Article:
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I have originally been hosting my apps on Heroku, however this is not an acceptable deployment method in my current environment. We have personal information in our applications that deploying to Heroku and setting up DNS forwarding is not acceptable. Regardless of how 'secure' or 'reliable' anyone may think it is, it is just not acceptable in my case.

Our host is siteturn.com, integrated with Plesk 10.4.4. If I SSH onto our websites server as admin and type

ruby -v

ruby 1.8.7 (2010-08-16 patchlevel 302) [x86_64-linux].

rails -v

Rails 2.3.5

It appears Ruby and Rails are already installed (Older versions than I require, as I need ruby 1.9.3 and Rails 3.2) If I'm not mistaken it seems like my host 'supports' rails (why else would it already have it installed :P).

How should I go about deploying my application directly onto my companies website?

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Ask your webhost to upgrade their rails to 3.2 with ruby 1.9.3. If they won't do that, then you cannot use them. simple as that. –  Jesse Wolgamott Jun 18 '12 at 22:29

2 Answers 2

up vote 1 down vote accepted

Heroku is an awesome service but the ease of deploying to Heroku has given you a skewed view of what is involved in hosting your own rails website. Heroku has shielded you from a lot of the hard parts.

For example, just because ruby and rails is installed does not necessarily mean you can host a production rails website. You'll need a rails specific web server (for example nginx and passenger, unicorn, etc). You also need a database (MySQL or Postgres) assuming your web app uses one. Also, as you said you need to upgrade the versions of ruby and rails.

That's just to get the server setup. After that you can get to the deployment part. Capistrano seems to be the most popular choice right now.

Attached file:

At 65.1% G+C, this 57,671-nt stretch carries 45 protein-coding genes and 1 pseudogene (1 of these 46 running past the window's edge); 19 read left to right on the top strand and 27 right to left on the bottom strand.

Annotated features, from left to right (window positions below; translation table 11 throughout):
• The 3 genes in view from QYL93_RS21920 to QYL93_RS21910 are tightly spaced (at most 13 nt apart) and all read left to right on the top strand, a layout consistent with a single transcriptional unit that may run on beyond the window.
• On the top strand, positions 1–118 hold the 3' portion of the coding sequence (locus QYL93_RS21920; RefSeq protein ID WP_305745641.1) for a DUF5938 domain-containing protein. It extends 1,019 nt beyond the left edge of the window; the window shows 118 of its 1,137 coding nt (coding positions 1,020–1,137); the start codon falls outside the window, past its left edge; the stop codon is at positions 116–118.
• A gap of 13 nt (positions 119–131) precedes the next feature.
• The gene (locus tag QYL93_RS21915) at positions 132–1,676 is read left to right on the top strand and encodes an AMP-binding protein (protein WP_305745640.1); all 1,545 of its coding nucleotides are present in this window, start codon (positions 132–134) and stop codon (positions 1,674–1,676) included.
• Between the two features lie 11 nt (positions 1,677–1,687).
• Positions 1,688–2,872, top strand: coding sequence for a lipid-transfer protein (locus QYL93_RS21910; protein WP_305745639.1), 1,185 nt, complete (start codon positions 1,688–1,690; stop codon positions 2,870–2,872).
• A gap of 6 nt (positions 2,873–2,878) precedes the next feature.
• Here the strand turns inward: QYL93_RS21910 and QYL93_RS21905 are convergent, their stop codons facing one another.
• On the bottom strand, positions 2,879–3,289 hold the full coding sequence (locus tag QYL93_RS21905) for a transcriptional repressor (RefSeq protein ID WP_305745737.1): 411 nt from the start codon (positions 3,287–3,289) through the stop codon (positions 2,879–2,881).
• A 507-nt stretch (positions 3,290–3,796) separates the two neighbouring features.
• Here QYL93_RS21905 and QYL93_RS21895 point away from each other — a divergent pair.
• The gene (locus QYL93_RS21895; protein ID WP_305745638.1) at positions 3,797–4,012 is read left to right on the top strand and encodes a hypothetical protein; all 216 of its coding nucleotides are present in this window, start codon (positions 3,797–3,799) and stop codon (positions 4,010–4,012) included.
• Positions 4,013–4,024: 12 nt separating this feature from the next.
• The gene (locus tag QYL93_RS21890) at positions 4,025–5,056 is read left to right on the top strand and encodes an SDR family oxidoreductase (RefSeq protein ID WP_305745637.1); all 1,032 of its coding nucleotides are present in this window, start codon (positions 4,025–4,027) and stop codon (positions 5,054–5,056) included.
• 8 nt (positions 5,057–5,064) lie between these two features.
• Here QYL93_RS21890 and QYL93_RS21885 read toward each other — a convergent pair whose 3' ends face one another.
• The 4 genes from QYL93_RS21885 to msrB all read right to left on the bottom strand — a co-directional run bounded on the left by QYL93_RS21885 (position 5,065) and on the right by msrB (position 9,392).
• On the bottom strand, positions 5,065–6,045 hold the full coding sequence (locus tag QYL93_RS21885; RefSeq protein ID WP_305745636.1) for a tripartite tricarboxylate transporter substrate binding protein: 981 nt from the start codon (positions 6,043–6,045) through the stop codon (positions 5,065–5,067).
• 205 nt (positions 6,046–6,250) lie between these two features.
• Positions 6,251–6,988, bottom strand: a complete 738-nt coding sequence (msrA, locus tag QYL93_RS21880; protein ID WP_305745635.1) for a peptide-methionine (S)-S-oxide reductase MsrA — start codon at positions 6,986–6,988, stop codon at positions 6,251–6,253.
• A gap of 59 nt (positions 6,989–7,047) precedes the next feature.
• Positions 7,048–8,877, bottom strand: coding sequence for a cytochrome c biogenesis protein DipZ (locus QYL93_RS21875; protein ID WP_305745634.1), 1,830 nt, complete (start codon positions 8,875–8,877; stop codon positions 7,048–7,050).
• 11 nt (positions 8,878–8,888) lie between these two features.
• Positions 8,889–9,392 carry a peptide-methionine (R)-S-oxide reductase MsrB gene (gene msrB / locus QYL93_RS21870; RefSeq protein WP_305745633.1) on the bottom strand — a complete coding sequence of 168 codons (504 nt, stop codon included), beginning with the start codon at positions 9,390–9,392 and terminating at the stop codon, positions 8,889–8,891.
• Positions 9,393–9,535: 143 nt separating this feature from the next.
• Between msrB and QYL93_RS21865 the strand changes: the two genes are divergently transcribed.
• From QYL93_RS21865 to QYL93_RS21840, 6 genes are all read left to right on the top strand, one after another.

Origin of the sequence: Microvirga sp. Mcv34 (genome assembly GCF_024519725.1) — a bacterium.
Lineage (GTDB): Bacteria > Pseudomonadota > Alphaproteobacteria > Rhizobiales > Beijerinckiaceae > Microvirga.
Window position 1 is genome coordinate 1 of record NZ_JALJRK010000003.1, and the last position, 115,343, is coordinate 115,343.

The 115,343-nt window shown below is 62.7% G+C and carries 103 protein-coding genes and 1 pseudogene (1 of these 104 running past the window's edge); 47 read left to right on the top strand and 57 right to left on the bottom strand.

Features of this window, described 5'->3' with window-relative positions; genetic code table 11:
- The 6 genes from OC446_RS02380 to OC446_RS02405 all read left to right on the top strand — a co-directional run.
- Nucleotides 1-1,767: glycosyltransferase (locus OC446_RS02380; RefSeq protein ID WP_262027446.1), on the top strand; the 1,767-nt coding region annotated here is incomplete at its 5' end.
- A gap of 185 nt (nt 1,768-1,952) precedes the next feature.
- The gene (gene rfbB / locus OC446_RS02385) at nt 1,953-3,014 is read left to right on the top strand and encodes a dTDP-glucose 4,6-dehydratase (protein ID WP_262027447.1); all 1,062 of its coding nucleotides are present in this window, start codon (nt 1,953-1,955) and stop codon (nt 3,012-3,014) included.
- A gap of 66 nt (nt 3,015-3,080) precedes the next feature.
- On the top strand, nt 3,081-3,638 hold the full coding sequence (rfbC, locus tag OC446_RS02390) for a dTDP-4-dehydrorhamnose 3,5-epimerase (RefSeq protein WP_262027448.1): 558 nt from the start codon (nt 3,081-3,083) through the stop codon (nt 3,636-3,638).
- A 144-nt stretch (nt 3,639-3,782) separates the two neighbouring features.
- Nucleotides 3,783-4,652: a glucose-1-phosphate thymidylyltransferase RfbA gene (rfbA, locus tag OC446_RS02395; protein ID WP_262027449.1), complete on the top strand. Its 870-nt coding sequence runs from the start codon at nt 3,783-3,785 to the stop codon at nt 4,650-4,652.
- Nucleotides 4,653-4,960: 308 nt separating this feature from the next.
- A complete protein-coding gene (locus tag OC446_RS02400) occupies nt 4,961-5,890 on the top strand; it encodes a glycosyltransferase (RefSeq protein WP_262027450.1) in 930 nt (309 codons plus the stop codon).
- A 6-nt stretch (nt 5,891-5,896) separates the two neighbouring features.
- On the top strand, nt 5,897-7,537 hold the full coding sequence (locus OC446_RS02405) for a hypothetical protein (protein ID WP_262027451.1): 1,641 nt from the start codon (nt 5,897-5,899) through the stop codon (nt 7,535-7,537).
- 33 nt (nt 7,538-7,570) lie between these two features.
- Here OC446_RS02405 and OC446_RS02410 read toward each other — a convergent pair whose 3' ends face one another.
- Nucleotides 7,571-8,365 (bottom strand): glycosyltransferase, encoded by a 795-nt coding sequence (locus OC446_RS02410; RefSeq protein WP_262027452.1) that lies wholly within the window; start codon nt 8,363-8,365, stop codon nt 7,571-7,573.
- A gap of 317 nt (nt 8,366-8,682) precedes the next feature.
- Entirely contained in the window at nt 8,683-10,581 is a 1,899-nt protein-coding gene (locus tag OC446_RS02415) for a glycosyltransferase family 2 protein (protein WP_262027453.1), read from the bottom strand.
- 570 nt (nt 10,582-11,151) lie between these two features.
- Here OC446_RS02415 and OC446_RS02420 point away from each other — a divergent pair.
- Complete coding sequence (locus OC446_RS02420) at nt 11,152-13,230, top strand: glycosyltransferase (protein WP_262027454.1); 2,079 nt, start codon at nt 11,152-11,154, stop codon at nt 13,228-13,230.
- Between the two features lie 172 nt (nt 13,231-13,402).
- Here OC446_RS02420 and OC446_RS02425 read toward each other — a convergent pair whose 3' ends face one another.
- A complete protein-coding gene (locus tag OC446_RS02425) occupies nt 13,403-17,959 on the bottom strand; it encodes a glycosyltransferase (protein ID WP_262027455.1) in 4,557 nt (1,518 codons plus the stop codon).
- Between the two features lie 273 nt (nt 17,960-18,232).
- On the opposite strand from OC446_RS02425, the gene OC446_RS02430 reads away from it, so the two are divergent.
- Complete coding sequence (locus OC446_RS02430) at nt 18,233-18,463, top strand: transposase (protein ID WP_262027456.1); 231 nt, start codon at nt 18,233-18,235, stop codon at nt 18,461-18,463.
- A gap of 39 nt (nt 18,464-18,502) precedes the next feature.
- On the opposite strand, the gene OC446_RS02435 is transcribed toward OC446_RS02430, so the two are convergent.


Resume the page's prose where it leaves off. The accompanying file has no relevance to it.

Take a look at this railscast episode on deploying to a virtual private server for a very good overview of what is involved. It also briefly goes into Capistrano as well. It's not a free episode but I feel it's definitly worth the money.

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Pick up a copy of Agile Web Development with Rails, Third Edition and read what it says about deployment. That should get you started. There's more info required than can be put in a SO answer.

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The short version is: Yes, of course you can deploy to your own server, provided you can get it set up properly. The long version, as nbsp says, is at least a chapter of a book, possibly an entire book, depending on your preferred level of detail (if you're as concerned with security as you say, it's probably the latter) –  MrTheWalrus Jun 18 '12 at 22:35
OK Well I guess I'm starting to see that. Rails seems so easy until its time to deploy. I will attempt to do these things on my own and when I run into questions I will ask them individually. Thank you and votes up. –  MoB Jun 18 '12 at 22:49
@MoB Rails is easy to deploy when you know how. Be sure to use some decent tools like Capistrano (which deploys from a git repo). On the server side, you should be familiar with installing Ruby (via RVM or whatnot), and the dependencies. If the server supports it already, it couldn't be easier to deploy than with Capistrano. –  Damien Roche Jun 18 '12 at 23:26

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